Annual house price growth slowed in October, according to the latest Nationwide House Price Index. It fell from 5.3% in September to 4.6% last month.
On a monthly basis, house prices remained unchanged in October – the first time in fifteen months that an increase in house price rises hasn’t been witnessed. The lack of month-on-month increase helped to cause the slowdown in annual house price growth.
Robert Gardner, Nationwide’s Chief Economist, said of the findings: “Measures of housing market activity remain fairly subdued, with the number of residential property transactions 10% below the levels recorded in the same period of 2015 in recent months.”
He added: “However, this weakness may still in part reflect the after-effects of the introduction of stamp duty on second homes introduced in April, where buyers brought forward transactions to Q1 to avoid additional stamp duty liabilities. Policy changes impacting the Buy to Let market may also be playing a role in dampening activity.”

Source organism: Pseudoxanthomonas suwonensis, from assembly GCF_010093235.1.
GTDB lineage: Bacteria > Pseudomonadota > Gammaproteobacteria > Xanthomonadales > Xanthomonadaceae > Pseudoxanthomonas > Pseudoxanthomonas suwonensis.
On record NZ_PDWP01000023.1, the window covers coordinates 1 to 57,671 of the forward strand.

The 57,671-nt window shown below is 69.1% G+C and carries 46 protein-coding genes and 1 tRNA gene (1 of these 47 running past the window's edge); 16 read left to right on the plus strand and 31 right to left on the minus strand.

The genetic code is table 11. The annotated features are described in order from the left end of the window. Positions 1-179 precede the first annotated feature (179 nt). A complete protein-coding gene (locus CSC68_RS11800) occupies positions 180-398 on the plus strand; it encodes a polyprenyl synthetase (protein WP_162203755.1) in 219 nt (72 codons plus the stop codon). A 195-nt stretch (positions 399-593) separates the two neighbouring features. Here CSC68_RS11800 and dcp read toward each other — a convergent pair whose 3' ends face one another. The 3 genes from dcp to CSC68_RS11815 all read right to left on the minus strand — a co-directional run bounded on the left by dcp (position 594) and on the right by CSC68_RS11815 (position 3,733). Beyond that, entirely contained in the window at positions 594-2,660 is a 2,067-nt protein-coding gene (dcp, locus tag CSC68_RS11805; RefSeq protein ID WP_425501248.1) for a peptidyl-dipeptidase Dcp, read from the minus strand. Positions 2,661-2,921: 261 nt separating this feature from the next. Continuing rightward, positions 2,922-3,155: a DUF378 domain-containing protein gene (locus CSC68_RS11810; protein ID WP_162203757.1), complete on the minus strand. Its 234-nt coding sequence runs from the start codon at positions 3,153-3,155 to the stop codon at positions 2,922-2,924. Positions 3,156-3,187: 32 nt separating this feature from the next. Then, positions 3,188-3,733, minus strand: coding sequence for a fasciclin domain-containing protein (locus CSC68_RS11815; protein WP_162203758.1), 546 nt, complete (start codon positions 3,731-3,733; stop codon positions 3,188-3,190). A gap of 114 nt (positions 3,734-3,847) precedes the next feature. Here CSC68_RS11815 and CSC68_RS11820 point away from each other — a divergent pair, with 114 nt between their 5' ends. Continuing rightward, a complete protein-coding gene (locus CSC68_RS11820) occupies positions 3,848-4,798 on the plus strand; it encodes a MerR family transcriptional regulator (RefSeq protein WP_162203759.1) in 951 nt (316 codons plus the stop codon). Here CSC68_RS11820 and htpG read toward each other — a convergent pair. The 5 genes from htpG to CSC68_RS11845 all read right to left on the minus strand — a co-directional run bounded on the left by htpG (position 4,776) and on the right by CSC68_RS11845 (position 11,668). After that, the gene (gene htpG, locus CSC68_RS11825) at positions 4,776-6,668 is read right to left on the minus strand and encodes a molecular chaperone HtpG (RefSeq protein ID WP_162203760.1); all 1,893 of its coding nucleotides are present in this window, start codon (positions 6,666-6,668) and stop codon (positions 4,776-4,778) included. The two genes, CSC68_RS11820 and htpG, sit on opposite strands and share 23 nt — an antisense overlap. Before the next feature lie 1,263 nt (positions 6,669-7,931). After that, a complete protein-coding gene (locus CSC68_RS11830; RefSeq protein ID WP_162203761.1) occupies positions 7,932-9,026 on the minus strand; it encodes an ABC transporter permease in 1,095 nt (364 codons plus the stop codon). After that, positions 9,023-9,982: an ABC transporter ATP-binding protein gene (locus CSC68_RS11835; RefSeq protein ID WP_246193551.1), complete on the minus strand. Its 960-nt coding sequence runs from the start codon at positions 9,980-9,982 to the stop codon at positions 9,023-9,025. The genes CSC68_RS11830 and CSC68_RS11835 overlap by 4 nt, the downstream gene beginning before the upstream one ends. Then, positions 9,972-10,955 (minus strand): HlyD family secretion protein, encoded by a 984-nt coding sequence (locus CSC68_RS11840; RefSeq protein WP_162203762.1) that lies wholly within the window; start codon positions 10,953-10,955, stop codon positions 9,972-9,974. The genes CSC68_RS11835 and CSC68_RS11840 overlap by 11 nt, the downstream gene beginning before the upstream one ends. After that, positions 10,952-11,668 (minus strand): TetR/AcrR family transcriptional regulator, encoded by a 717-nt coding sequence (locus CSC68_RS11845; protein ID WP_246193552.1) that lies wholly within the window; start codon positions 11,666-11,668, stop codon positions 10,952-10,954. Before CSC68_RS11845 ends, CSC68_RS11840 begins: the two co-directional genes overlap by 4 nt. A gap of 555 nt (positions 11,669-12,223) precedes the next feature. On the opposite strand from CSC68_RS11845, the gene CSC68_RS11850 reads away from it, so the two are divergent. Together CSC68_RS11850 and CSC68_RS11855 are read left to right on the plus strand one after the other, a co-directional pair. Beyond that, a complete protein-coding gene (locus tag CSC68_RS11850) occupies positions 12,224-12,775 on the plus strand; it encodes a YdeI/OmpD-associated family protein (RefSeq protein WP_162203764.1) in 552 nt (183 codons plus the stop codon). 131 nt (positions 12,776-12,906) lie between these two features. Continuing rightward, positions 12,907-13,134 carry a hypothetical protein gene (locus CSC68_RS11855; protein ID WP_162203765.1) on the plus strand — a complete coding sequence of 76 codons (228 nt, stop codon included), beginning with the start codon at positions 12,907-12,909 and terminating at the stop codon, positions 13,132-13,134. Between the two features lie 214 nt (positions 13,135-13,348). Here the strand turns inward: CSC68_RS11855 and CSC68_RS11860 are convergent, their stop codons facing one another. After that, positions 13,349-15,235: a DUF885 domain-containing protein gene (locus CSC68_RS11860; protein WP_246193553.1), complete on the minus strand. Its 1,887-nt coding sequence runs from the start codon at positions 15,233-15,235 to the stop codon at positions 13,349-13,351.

Demand conditions, however, are expected to stay broadly steady in the short-term. Mortgage approvals edged up slightly in September while surveyors have been recording a modest growth in new buyer enquiries in recent months.
Gardner believes that, despite the uncertain economic outlook, solid labour conditions and historically low borrowing costs should provide wary buyers with plenty of confidence.
The demand/supply issue, meanwhile, is expected to remain fairly tight thanks to the low number of properties on the market and the low levels of housebuilding.